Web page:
U.S. stock-index futures signaled a higher open on Wall Street on Friday, with shares in Asia and Europe building on gains after upbeat initial jobless claims from the U.S.
On Thursday, the Dow Jones Industrial Average closed above 16,000 for the first time, as the number of Americans filing for jobless benefits declined to a near two-month low.
Ross Stores slid 7.5 percent in pre-market trading after the discount retailer said it anticipates intense competition and discounting during the holiday shopping season, projecting fiscal fourth-quarter profit below Wall Street estimates.
United Continental Holdings rose in early New York trading after billionaire David Tepper told Bloomberg Television that airlines were his "big play in the market." U.S. Steel declined after Wells Fargo downgraded the metal producer to underperform from market perform.
The pan-European FTSEurofirst 300 index was higher in a broad-based rally on Friday, with most sectors posting moderate gains. In Asia, the Japanese Nikkei hit a six-month high and the Shanghai Composite gained 2.8 percent.
"Jobless claims were better on the margins, inflation picked up a little, but no significant change there, and earnings and companies continue to do fairly well. And the market was drifting down, so it puts you in a position where it doesn't take much good news to resume the rally," said Doug Foreman, co-chief investment officer at Kayne Anderson Rudnick.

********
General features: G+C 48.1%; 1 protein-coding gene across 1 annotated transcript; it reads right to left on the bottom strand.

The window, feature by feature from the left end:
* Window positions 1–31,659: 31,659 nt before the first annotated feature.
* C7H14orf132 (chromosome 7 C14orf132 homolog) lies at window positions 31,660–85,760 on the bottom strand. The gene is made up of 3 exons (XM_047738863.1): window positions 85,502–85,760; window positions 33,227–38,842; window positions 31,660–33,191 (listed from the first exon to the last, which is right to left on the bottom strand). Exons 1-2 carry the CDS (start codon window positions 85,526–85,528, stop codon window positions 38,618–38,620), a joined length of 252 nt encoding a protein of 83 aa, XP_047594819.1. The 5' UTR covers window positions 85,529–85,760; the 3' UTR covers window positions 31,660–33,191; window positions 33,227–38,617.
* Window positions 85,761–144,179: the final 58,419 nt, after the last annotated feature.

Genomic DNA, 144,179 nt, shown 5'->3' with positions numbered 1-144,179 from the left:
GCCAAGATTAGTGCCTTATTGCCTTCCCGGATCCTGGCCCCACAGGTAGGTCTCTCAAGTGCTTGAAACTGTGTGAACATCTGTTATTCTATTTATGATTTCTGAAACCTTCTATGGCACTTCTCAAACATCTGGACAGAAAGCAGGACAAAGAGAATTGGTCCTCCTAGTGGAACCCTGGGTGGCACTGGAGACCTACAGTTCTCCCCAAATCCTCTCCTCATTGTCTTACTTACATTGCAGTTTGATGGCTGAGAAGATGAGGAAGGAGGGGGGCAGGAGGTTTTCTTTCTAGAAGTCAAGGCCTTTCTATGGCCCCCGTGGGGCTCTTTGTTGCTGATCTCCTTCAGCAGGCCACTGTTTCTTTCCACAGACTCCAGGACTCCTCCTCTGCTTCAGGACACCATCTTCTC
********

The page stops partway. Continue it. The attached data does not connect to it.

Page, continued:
In addition, Michael Hewson from CMC Markets said investors appeared to have realized that fears of an end to Federal Reserve stimulus measures come December were overdone.
"The better-than-expected weekly jobless claims, under any other circumstances, would certainly have helped reinforce the view that a taper is coming, but given a few hours to digest the contents of the minutes and what they actually said, while a taper may be closer than it was at the beginning of the week the smart money still remains on some form of action in the New Year and not December," Hewson said.
Investors may hope to garner further hints of a start date for tapering when the St Louis Fed President James Bullard speaks on Friday. Earlier in the week, Bullard said a solid jobs report for November would increase the likelihood of tapering starting next month.
Atlanta Federal Reserve President Dennis Lockhart told CNBC on Friday that the Fed would begin tapering its bond purchases when the economy and financial markets are ready.
Further insight into the labor market will be provided with the JOLTs (Job Openings and Labor Turnover Survey) report for September at 10 a.m. ET on Friday.
—By CNBC's Katy Barnato